Sometimes lawn mower repair is best left to the professionals. If you have attempted to troubleshoot potential problems but you still can’t figure out exactly what the problem is you will need to take your mower in to a professional to get it fixed. It is important to get an estimate before any work is actually done. Sometimes it might be more cost effective to just purchase a new lawn mower rather than paying a lot of money to repair an old one.
You may have heard your doctor say that prevention is the best medicine and the same is true when it comes to taking care of your lawn mower. If you properly maintain your mower you can avoid a lot of problems and costly repairs in the future. The owner’s manual that came with your lawn mower should have plenty of tips for properly maintaining it. You want to make sure that there is always plenty of oil and that all of the moving parts are lubricated. After mowing your lawn you should clean the mower and remove any grass clippings because if moist yard clippings are left their it could cause corrosion and create problems in the future. It’s also important to keep the blades sharp and sharpening blades is a job that you may choose to do yourself or you may want to hire a professional.
Check your owner’s manual for any additional maintenance tips. Proper maintenance is the most important thing you can do to keep your mower operating properly. If there are some simple repairs that need to be done you might be able to tackle those yourself and if you do you need to hire a professional to do the repairs just make sure that the repairs are not going to cost more than the mower is worth.
How To Sharpen Lawn Mower Blades
A rotary-blade power mower cuts grass by slicing it off at high speed. The blades on many move around 2,500 revolutions per minute. But that high speed becomes ineffective if the blades are dull or nicked. Fortunately, keeping them sharp is easy and takes only a few minutes to learn how to sharpen lawn mower blades with the proper tools and technique.
Since the task will require turning over your mower to remove the blade, you may have to drain the gas depending on your model. Some can be tipped over without leakage, others can’t. In any case, at least disconnect the spark plug temporarily. That’s particularly important for those models with an auto-starter. The chances are very low that the mower can be started accidentally, but make them zero anyway.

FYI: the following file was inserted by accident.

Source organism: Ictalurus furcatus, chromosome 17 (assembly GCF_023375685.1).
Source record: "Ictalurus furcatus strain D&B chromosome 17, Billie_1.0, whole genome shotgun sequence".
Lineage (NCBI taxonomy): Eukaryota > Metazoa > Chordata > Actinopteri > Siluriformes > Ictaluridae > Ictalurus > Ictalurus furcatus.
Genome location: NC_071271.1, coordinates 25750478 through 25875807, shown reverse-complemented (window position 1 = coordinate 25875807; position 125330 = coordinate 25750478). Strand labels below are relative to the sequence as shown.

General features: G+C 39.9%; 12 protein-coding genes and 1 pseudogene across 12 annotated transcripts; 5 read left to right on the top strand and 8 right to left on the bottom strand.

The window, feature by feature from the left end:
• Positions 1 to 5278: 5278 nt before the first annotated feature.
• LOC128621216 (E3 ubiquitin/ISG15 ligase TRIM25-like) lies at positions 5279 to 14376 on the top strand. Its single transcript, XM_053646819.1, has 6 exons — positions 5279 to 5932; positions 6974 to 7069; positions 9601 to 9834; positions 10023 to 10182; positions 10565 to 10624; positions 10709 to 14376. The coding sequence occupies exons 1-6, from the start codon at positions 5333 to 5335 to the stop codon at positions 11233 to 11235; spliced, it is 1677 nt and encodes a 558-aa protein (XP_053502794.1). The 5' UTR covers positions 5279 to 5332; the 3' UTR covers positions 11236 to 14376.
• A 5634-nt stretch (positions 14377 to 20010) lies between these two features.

Turn the mower deck over and wedge a block of wood between the blade and the underdeck to keep the blade from turning. Put on a pair of leather gloves and grab an adjustable wrench or one of the right size for your mower.
Remove the blade and clean off any grass and dirt residue. While you’re at it, use a putty knife or scraper to remove built up grass from the underdeck area as well. Then clamp the blade into a bench vice for manual sharpening. Examine the blade for nicks. Depending on the size of any nicks present, you may have to use a larger or coarser file. For most cases, a medium to fine metal file is fine.
Oil the mower blade lightly with fine machine oil. Then take the file in both hands and run it across the beveled edge in a smooth motion from the center to the edge away from your body. Take care to keep the file at the same angle as the bevel as much as possible. For those without the skill, special angled clamps are available.
Don’t file the flat edge, unless it’s necessary in order to smooth off a nick that has pushed metal out, making it not flat at that spot.
Make the same number of strokes on each side of the blade, with the same pressure. The goal here is to keep the blade balanced, having the same amount of metal on each side of the nut hole. Out-of-balance blades cut less well and cause excessive vibration on the mower.